There is a name for this, and it is too close to the job hunting technique mentioned in the article, but it points to the same phenomena, the power network. People who wield power are in some relation with others actively engaged to get what they want on a regular basis, even in the face of opposition, organized opposition. Without being part of an active network of people working to maintain what they want or moving new initiatives into the public arena, you can’t accomplish much. The names of the Cantor staff, where they go,whether in government, right over to the new Majority Leader or out into the K Street cadre or into media, banking, military contracting, will be a revealing map of power groups and factions within groupings. The flow of personnel out of congressional staffs, into other organizations can reveal self sustaining power networks, the circulation from public to private sectors, and just how one specific set of policies come to dominate and become institutionalized, impervious to change. These power networks have to recruit, replace old or out of favor individuals, groom new talent, to ensure the constancy of policy, power over time. No better people to groom, than those who sat in the command and control position for the engine of law production, the congressional staffers who were witness to the legislative process and know the intimate details of vast passages of legislation because they wrote, edited and negotiated the compromises that resulted in the final language of the law. MSNBC’s Chris Mathews and Larry McDonald, to name 2, played just such a role and are able to express clearly,the process of legislating a law into existence and the tortured path such laws can take over time by bureaucratic implementation and real world administration. The influence on opinions that are formed by these two is invaluable to the government who have in them, full time paid interlocutors for policy positions that normally would only get sound bite duration on the evening network news broadcasts. It publicity you just can’t buy and it’s free.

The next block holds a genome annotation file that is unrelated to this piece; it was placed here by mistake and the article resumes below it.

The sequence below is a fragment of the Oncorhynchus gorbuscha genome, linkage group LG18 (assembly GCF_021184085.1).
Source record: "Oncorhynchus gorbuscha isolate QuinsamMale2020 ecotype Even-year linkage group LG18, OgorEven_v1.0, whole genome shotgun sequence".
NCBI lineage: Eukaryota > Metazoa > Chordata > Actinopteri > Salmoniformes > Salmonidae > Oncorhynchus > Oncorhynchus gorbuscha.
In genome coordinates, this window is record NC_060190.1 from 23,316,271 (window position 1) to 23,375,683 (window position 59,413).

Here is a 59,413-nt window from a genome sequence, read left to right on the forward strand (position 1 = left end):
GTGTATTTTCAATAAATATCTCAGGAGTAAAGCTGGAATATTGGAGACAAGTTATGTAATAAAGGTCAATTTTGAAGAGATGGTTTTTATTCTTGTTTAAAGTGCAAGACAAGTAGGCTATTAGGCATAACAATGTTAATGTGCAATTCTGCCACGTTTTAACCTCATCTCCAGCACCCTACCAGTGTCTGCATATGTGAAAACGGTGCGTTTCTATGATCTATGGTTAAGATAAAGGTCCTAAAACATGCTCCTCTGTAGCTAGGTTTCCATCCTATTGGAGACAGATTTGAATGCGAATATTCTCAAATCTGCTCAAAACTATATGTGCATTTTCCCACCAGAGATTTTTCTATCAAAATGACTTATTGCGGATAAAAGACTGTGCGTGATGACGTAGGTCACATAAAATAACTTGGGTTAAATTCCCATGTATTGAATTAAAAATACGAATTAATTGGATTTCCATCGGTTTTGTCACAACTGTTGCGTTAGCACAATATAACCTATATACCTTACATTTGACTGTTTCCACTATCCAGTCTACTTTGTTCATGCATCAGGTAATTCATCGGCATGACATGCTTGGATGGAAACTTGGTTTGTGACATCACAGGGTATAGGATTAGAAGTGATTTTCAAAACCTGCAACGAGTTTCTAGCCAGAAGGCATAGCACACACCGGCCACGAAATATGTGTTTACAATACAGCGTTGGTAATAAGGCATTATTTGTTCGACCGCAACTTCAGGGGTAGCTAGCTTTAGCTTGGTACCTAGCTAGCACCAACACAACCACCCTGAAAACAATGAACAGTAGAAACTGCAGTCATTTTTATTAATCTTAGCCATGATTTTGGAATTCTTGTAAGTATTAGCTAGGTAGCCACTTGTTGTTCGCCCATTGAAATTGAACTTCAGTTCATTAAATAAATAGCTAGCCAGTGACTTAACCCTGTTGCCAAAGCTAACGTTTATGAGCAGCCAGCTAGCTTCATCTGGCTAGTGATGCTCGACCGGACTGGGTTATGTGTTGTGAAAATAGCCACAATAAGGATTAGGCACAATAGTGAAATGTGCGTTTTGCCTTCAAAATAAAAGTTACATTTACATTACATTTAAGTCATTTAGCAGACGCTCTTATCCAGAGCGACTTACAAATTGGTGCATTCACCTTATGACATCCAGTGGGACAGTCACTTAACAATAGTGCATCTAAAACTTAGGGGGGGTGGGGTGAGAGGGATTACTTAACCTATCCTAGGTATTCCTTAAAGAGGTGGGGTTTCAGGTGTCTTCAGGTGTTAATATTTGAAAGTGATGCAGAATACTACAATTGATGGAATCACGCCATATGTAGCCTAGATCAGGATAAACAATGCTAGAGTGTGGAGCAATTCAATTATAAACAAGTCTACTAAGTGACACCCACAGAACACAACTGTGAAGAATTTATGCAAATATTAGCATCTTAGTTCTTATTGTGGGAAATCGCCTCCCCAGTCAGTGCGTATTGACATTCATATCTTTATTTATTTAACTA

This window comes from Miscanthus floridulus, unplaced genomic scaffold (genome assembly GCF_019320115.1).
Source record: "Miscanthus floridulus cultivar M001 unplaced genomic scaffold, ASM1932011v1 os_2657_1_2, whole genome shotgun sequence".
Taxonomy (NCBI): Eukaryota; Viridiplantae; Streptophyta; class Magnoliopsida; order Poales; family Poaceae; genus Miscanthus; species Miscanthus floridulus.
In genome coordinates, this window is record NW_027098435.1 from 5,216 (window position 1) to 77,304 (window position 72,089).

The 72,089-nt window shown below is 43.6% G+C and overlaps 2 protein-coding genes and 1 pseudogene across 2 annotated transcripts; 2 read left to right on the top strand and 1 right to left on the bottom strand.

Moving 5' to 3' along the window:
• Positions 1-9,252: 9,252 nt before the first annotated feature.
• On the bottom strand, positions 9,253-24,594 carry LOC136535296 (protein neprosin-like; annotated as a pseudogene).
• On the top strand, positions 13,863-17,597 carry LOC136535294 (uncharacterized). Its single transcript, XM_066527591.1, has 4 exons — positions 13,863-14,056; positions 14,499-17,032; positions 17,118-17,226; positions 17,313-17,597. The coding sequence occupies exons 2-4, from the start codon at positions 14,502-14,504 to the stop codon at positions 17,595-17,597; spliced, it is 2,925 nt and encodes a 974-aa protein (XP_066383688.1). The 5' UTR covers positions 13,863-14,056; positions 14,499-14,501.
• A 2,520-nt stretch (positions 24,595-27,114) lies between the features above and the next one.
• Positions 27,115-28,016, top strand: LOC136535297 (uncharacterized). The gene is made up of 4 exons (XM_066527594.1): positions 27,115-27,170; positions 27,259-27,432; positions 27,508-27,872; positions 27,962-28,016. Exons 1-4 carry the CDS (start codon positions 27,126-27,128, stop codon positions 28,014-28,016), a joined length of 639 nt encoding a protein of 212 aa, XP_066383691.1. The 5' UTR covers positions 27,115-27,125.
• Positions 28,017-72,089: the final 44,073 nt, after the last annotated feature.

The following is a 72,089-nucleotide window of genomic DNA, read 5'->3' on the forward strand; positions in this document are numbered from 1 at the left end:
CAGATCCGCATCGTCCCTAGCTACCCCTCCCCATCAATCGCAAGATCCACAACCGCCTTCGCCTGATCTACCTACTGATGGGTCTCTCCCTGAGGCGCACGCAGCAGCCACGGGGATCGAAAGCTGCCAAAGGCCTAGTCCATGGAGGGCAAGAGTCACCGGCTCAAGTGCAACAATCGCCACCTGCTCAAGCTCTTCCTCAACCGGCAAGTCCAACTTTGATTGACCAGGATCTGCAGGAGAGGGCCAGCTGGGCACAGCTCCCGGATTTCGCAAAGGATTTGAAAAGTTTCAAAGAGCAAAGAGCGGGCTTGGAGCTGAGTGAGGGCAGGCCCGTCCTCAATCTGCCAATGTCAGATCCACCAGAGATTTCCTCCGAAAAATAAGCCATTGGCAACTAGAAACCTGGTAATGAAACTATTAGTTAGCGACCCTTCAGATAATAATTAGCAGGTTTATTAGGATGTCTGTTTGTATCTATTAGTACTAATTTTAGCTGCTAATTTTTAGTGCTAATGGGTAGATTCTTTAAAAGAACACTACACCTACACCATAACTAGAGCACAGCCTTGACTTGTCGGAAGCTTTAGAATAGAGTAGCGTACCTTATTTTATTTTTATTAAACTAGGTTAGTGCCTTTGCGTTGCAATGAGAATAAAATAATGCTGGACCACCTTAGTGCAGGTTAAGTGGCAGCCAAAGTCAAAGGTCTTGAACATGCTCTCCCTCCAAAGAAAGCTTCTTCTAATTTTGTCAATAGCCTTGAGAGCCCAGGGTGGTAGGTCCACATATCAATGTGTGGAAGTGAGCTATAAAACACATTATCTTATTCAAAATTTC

Is the correction to the cesspool in DC simply cutting the budget of the senators and congressmen?